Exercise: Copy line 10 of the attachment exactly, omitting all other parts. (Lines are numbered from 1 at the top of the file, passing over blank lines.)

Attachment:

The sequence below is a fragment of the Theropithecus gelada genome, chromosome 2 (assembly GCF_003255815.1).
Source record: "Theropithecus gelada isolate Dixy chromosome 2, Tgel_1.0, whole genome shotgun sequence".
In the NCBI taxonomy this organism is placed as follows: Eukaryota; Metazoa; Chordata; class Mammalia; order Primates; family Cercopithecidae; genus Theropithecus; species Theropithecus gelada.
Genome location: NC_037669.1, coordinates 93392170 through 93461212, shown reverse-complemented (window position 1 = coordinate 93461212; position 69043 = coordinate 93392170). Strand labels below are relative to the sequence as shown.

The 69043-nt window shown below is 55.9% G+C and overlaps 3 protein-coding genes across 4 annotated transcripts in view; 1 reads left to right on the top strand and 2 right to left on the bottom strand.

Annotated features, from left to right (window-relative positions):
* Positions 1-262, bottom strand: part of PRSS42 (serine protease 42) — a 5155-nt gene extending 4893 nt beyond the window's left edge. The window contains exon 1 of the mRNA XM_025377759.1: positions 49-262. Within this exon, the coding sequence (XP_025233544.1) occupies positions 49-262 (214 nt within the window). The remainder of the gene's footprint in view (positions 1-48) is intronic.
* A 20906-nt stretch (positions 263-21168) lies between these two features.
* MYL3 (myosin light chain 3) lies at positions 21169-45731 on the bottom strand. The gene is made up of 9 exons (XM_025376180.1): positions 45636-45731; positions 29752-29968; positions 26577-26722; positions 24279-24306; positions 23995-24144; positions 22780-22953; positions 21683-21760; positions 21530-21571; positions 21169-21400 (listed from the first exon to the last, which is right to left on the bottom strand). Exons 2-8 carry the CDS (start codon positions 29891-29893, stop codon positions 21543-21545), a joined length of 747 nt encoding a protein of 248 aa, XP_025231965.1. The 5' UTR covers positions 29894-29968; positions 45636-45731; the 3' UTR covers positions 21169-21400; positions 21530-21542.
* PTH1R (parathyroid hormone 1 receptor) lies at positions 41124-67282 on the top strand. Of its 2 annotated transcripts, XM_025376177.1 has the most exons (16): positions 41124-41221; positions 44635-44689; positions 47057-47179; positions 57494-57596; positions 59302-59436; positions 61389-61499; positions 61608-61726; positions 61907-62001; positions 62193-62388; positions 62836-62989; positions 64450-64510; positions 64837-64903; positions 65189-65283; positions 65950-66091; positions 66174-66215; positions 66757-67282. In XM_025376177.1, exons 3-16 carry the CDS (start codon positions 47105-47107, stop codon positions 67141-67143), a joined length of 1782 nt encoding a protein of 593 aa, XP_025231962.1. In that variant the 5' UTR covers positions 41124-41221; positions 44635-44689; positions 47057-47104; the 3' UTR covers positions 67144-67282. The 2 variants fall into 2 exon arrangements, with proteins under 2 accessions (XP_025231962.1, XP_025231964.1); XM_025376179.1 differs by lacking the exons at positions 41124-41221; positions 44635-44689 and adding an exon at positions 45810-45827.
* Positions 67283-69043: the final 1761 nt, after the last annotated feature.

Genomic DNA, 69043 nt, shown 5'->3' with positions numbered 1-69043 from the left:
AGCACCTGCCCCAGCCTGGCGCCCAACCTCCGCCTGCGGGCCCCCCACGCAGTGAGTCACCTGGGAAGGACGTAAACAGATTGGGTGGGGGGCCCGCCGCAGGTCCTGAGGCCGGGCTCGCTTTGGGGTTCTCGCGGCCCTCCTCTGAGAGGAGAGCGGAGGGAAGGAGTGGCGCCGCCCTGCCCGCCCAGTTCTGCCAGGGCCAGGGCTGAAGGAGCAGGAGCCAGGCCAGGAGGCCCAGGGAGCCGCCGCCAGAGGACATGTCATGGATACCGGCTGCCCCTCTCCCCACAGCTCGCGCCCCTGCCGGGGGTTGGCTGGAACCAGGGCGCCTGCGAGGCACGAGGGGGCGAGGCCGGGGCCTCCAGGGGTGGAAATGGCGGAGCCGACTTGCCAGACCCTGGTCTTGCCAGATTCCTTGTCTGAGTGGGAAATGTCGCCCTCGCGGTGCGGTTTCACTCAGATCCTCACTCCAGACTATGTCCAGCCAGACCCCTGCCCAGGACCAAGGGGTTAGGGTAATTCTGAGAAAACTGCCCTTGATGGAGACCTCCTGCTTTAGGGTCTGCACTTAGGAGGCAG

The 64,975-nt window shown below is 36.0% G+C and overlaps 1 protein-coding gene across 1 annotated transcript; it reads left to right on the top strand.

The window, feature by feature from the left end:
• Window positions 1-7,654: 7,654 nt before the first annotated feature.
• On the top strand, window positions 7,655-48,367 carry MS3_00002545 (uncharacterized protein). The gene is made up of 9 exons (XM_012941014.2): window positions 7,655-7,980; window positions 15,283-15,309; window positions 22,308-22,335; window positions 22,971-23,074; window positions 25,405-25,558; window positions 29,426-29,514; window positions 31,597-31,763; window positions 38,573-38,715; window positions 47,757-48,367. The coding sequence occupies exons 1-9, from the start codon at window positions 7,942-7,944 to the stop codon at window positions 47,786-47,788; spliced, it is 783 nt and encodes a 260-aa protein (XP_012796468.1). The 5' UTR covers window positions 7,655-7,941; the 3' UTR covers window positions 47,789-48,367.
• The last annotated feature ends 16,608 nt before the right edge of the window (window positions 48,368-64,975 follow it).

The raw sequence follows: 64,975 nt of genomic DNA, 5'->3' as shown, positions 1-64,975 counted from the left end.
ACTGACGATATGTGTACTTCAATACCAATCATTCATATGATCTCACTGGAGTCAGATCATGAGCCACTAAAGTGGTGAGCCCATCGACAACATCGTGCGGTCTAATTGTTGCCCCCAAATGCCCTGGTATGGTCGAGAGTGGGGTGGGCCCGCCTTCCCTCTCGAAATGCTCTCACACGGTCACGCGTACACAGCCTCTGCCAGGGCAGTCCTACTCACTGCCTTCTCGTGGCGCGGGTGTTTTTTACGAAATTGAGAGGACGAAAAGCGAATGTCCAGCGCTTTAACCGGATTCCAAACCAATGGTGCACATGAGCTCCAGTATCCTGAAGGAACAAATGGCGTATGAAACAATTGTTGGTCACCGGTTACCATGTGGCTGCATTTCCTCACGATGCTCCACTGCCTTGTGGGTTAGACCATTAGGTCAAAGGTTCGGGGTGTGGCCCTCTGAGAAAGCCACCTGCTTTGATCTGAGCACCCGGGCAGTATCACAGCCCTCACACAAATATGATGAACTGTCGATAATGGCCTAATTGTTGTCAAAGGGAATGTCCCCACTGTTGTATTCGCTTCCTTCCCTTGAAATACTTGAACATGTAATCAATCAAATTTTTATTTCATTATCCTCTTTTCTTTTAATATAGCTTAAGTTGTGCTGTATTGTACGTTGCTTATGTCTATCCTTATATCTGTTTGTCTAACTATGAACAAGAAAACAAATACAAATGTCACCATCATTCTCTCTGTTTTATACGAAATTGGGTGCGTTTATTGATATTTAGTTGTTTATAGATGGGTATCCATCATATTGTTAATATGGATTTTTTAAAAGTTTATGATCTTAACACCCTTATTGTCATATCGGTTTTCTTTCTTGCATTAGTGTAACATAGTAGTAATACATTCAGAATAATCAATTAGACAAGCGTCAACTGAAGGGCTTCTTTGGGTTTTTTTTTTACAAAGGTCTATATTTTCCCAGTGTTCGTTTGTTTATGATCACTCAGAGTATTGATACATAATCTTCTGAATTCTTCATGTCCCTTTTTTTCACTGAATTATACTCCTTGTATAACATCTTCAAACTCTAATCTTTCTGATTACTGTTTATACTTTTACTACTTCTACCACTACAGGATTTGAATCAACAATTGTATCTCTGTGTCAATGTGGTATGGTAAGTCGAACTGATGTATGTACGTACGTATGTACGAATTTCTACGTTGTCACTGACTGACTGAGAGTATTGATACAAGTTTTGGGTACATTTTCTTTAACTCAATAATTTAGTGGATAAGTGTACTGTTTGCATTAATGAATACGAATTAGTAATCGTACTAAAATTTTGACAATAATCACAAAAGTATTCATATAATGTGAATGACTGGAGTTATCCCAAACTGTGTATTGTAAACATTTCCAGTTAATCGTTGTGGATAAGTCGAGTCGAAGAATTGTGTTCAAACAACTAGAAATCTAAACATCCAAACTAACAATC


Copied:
* PTH1R (parathyroid hormone 1 receptor) lies at positions 41124-67282 on the top strand. Of its 2 annotated transcripts, XM_025376177.1 has the most exons (16): positions 41124-41221; positions 44635-44689; positions 47057-47179; positions 57494-57596; positions 59302-59436; positions 61389-61499; positions 61608-61726; positions 61907-62001; positions 62193-62388; positions 62836-62989; positions 64450-64510; positions 64837-64903; positions 65189-65283; positions 65950-66091; positions 66174-66215; positions 66757-67282. In XM_025376177.1, exons 3-16 carry the CDS (start codon positions 47105-47107, stop codon positions 67141-67143), a joined length of 1782 nt encoding a protein of 593 aa, XP_025231962.1. In that variant the 5' UTR covers positions 41124-41221; positions 44635-44689; positions 47057-47104; the 3' UTR covers positions 67144-67282. The 2 variants fall into 2 exon arrangements, with proteins under 2 accessions (XP_025231962.1, XP_025231964.1); XM_025376179.1 differs by lacking the exons at positions 41124-41221; positions 44635-44689 and adding an exon at positions 45810-45827.